Her three-year-old daughter Lejla, played with a drawing board on her dad’s knee and son Cuillin, five, sat and listened as Labour MP Rachel Reeves wept while paying tribute in the House saying: “Batley and Spen will elect another MP, but no-one will replace a mother.”
Brendan Cox took his children out camping before the Westminster visit in memory of Jo. Later that year, he told his young children what happened to their mother so they didn't find out from others. Ms Lawson says: “Shielding children from understanding how adults grieve isn’t always the best thing but that’s got to be balanced with a clear message that children are able to have happy times in their life as well.”
Ms Lawson’s team use the book ‘Muddles, Puddles and Sunshine’ by Diana Crossley to send children the message that death can be very difficult …muddles, overwhelming feelings of grief can feel like puddles but there are parts of a children’s childhood that will still be fun … the sunshine.
Rebekah Lawson tries to make memories of loved ones “as strong as possible”. Which is essential for young children “because they are not going to grow up with their own memories - it will be memories that have been given by families to them”. As well as storybooks, she uses play and arts and crafts during sessions with children. “I’ve been very struck by children who don’t have language to describe what’s happened, will use play to express a death. I made a peg doll with a four-year-old that had lost Mummy. We were talking about how mum had died and she dismantled this doll.” The girl’s mother had killed herself.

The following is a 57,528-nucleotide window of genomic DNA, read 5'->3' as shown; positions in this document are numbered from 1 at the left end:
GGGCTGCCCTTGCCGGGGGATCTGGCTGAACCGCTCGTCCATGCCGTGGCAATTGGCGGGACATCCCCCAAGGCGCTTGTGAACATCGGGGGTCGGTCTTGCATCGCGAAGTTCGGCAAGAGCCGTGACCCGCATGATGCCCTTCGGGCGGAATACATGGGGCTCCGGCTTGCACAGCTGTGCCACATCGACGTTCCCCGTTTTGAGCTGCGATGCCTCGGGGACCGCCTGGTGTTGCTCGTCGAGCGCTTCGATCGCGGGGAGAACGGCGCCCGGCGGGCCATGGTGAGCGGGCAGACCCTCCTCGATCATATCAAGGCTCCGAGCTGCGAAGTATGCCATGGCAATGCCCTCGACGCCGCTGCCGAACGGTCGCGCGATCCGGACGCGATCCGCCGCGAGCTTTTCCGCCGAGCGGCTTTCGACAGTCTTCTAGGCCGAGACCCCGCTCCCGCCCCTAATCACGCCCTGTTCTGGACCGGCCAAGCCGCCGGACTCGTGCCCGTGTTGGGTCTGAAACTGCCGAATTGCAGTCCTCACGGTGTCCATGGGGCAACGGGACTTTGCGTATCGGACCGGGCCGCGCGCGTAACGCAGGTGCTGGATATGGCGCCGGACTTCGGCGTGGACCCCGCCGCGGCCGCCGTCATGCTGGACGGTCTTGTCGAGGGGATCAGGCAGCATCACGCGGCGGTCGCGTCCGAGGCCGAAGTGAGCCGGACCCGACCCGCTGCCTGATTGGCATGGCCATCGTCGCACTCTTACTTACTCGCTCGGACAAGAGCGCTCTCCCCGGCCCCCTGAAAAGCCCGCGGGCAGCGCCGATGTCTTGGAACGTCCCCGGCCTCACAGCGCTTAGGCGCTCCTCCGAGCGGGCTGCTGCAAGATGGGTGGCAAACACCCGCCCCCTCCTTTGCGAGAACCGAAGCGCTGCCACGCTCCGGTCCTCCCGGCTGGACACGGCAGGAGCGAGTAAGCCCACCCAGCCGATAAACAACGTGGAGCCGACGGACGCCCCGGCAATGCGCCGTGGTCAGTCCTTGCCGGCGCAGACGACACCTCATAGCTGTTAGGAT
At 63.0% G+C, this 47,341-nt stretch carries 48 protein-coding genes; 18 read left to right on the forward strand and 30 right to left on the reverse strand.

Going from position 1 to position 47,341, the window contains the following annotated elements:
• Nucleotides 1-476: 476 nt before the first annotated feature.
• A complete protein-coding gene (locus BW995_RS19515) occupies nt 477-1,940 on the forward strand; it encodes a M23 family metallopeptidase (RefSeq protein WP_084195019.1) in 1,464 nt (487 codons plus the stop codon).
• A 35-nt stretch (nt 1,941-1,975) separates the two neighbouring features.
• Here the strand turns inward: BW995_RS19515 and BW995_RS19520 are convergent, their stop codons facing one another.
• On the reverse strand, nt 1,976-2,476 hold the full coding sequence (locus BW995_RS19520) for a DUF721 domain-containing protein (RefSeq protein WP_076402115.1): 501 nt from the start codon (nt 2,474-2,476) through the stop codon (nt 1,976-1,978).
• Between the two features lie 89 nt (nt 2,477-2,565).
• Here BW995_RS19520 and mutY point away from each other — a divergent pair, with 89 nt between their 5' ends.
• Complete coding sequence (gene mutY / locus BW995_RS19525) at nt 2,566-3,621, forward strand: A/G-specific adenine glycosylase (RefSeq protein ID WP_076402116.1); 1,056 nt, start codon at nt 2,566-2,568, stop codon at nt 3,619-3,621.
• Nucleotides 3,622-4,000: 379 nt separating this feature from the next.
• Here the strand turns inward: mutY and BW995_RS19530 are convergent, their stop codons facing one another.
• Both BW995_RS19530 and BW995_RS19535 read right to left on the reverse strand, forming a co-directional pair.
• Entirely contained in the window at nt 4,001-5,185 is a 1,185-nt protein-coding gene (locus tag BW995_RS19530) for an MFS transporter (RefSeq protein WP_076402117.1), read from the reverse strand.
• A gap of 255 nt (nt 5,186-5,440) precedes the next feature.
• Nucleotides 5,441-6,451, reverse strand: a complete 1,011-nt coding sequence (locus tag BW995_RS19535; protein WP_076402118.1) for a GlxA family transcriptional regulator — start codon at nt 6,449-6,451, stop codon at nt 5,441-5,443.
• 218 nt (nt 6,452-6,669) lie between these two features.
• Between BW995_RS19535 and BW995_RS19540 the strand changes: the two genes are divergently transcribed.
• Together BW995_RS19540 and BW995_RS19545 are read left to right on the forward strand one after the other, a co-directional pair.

A six-year-old boy attending pre-school, dressed up as a policeman at playtimes and would repeatedly arrive at the playhouse to knock on the door. She says, the staff found out later that on the day the boy’s father died, a policeman had come to his house to tell his mum.
Walking the dog
She believes “staff in nurseries can do a lot that we can’t because we are not in that child’s life daily". As far as tips for nurseries goes, she advises: “It can be very difficult for professionals to contradict what language is being used by parents at home.
“It’s always good for nursery staff to sit down privately with parents and find out how the death is being talked about, so they can be consistent with that.”
And it’s important for staff to practice, what she calls, ‘relentless self-care’. After three years in her job as counsellor, she says to take her mind off work she often “resorts to eating lots of chocolate or walking the dog.” Ms Lawson urges staff to “not be afraid” to point parents in the direction of the Winston’s Wish helpline to discuss how to talk to their children. Free to families calling the helpline is the charity’s book ‘A child’s grief’, which explains death to a child using age-appropriate examples.
A staggering £93,094.73 for Winston’s Wish, has been raised since March 2016 by children and staff at 267 nurseries run by Busy Bees nursery group. As well as funding therapy sessions, money for the charity, named in honour of Winston Churchill, will result in the publication of a book for bereaved children under five-years-old, scheduled to be launched this Autumn.
Bereaved children may become very afraid something bad will happen to another person in their family and become anxious about being away from a parent, if one has died. Ms Lawson recommends nurseries stay alert to changes in a child’s behaviour such as unsettled sleeping, eating and clinginess.
“We encourage surviving parents to say they hope they will be there for the long term, that that’s their plan but they don’t make promises that they are going to be there forever.
“A parent could naturally say ‘Nothing’s going to happen to me’ but sadly nobody ever does know what’s round the corner.” Winston’s Wish free helpline is 08088 020 021.